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Spotted: Readers react to research on shift work

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New research that suggests women who work night shifts are more prone to heart disease had CBCNews.ca commenters commiserating on the effects of shift work on their own lives.
 
Joan Tranmer, a researcher at Queen's University, found that approximately one in five middle-aged women who do shift work has at least three of the risk indicators for heart disease.
 
Shift workers are more likely to get less sleep and worry about spending less time with family compared to those who don't work shifts, according to a Statistics Canada survey.

These findings resonated with many of our readers, who can relate, regardless of gender. 

  • "I have worked shift work for a very long time (40 years) and I have to comment here that I believe that regardless of gender, it has negative effects on anyone who works shifts. We are not, by nature, nocturnal, therefore any varient from our biorhythm has an adverse affect on our physiological and psychological well being. Eating regular meals is very difficult on shifts due to the nature of the hours at work." - preamalgamation
  • "Many of the nurses I worked with who had the night shift were in a double-bind situation. Their shift would be over, and rather than go home and rest, they'd stay up, get the kids to school, and then try and get some sleep. That would be over by the end of the school-day, when they'd have to pick their children up, make them dinner, have a shower and get back to work. There is just no 'down' time." - Mary Lynn M.
  • "For the past 23 years, I have done the "hamster wheel " shift work rotation - all three shifts, six nights a week. I am hurting physically, emotionally, financially and my immediate family is dysfunctional. My extended family sees all of this and offer suggestions about quitting the job, but how can I?" - Netwoman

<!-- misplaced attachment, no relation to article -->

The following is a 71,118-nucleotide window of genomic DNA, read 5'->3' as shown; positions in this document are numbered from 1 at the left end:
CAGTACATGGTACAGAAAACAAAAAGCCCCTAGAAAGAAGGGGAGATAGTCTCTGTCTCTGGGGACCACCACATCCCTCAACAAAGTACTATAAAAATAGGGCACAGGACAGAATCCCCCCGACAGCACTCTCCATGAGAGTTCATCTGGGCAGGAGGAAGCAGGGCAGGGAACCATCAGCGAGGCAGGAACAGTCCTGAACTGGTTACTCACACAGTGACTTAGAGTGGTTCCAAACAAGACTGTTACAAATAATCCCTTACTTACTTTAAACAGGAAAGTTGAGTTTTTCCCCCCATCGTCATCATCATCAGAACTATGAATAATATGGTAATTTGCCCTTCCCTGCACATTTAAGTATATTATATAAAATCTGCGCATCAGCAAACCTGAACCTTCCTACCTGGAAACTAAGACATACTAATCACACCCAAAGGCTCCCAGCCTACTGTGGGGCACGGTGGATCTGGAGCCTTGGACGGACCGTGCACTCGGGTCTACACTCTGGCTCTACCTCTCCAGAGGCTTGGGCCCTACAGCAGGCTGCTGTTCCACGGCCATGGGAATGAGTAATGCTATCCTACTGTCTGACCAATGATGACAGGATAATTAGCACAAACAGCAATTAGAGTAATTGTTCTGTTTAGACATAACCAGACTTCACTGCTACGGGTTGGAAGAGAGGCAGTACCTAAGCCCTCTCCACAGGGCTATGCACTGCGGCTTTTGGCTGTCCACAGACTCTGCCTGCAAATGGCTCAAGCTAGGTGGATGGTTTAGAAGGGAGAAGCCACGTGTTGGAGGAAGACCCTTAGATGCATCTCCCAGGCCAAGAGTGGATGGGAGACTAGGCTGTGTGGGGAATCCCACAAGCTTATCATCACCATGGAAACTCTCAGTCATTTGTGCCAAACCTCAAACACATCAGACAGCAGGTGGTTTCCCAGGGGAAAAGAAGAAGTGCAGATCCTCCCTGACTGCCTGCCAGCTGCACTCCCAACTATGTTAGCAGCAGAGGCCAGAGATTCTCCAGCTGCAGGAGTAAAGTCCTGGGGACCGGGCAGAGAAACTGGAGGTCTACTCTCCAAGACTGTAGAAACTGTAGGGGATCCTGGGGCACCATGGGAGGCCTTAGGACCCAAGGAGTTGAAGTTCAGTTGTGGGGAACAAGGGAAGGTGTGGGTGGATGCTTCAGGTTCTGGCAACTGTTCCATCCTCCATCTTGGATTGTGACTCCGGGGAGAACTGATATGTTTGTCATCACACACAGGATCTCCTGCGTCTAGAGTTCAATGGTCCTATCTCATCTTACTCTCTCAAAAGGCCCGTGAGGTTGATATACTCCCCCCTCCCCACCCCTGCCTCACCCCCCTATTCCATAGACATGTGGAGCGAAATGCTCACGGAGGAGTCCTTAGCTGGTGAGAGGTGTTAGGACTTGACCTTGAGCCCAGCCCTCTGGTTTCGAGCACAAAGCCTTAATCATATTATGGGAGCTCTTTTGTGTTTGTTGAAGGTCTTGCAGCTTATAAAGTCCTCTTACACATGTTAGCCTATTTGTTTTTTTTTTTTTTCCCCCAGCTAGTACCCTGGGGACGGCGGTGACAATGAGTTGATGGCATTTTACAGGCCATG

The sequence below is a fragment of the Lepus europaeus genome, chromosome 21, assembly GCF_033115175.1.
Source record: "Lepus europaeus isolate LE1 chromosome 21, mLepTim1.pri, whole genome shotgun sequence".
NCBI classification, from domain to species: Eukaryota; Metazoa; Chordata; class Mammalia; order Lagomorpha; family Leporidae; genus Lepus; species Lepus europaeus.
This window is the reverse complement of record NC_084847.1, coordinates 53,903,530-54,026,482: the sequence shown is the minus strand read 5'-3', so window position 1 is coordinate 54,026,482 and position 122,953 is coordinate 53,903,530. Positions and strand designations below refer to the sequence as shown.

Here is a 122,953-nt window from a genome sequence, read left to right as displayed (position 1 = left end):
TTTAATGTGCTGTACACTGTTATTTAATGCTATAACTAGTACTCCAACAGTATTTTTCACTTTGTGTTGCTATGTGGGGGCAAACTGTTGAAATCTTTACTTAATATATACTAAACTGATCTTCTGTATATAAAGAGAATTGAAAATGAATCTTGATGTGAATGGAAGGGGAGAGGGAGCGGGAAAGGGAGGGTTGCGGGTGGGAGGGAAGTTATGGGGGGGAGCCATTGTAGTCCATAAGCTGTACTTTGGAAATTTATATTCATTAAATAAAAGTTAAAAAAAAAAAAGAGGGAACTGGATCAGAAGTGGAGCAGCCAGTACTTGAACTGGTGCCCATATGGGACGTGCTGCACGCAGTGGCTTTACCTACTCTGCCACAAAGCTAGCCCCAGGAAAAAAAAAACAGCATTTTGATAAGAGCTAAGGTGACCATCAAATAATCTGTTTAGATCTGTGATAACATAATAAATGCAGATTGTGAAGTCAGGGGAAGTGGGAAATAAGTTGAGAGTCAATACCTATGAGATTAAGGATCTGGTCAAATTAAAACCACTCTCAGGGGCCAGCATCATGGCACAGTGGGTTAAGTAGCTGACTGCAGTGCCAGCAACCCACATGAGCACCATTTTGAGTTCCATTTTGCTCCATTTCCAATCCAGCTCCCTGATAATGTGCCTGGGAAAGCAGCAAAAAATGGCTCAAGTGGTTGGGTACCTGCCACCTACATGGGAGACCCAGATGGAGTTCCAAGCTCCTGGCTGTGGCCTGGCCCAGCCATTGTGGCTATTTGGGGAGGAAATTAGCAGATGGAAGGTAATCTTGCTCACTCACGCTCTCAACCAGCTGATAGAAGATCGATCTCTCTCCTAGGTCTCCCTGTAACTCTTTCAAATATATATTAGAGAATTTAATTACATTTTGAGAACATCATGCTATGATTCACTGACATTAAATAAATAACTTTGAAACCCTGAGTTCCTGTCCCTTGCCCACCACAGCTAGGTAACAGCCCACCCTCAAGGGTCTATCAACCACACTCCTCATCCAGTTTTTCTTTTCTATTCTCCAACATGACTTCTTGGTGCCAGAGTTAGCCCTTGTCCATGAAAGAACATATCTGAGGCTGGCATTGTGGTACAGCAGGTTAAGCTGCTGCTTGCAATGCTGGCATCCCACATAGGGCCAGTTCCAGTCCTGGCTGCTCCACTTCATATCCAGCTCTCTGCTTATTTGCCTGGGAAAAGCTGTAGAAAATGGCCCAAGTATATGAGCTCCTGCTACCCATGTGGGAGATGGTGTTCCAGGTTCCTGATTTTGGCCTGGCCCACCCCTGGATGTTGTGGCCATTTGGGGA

• "Shiftwork destroys families and relationships. I worked shift work for 20+ years. I worked shiftwork using different shifting methodologies. Three eight hour shifts (days, evenings, nights) of eight hours and two shifts at 12.5 hours. On the three shift schedule, I RARELY saw my girlfriend for more than a few hours at a time." - freesky2
  • "Working the night shift/shift work is extremely hard on anyone! Male or female. I did it for years through my 20s, at it aged me. Never again." - Hand-some-Here
  • "I'm retired from nursing now and I can tell you folks that, it is a great strain on the body. I always believed that, when the sun begins to set it's telling all living things it is time to rest and sleep." - JDSams
  • "I'm pretty sure that if they repeated the study and included men in it, they'd find the same results: higher stress and less sleep lead to poorer health outcomes." - J Miller
 
But not everyone was satisfied with the research. 
 
  • "Wow, this retired nurse surveyed 227 women in a small corner of southeastern Ontario. I think she should have done more research among a greater cross-section of the population to come up with her findings." - JeffWilkinson
  • "I did shift work for years, including night shifts only for two years. Yes, it takes a little time to adjust, but it is not the end of the world. It is up to the person to take responsibility for their health, or are we going to now delegate that to the workplace?" - Trajan
  • "Is it the official position of the Heart and Stroke Foundation that women are less capable of shift work than men? Or is it just a small group of scientists who are saying that women are less capable of shift work than men? Either way, it sounds like they want to roll back the book on women's equality by 4 decades." - PhilPrince
 
Have you ever worked shift work? How did it affect you? Share your thoughts below.
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